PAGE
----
The Police Commissioner’s >11-point guideline , mandating CCTV cameras in schools, has put over 1,500 government schools in Bangalore Urban district in a quandary. Without sufficient funds or fresh allocation for the purpose, they will not be able to meet the August-end deadline.
A headmaster of a government school in north Bangalore said, “Our pressing issues include basic infrastructure such as benches. Installation of CCTV cameras is a distant dream,” he said.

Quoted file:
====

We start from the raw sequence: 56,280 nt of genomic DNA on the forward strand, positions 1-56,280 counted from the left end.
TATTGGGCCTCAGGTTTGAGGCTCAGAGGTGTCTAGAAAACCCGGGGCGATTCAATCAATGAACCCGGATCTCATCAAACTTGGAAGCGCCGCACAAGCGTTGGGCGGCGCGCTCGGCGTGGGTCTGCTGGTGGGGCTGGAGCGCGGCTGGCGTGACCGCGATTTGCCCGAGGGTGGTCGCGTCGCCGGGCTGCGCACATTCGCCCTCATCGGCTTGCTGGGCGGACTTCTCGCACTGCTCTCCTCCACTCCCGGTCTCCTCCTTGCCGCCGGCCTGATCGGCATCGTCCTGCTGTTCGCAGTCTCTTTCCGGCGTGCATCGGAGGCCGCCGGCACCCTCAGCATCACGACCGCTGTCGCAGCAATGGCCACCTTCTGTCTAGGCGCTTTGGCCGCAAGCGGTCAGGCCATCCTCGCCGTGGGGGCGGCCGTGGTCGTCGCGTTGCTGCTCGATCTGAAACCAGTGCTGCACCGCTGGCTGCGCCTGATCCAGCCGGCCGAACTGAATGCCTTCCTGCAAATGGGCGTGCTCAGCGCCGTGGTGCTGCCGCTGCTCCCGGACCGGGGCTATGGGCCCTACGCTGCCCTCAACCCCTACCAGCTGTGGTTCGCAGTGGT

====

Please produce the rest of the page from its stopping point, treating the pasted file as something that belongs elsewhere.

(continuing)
Commissioner of Public Instruction Mohammad Mohsin, who is yet to receive a copy of the guidelines, echoed his views. “We will have to examine the available resources. It may be difficult to implement them in government schools. However, we will look at the available resources and write to the government if this needs to be done,” he said. Mr Mohsin also said that if necessary, the department could consider roping in donors and corporate houses. While the 70-point guidelines issued by the Department of Public Instruction had also mandated CCTV cameras in schools, the Minister of State for Primary and Secondary Education had said that it would not be feasible in government schools. But now the guidelines issued by the police under the Karnataka Police Act, 1963 have put the Education Department in a fix. Asked if government schools would be shown leniency, Police Commissioner M.N. Reddi said that he was yet to receive any communication on the matter from the Education Department.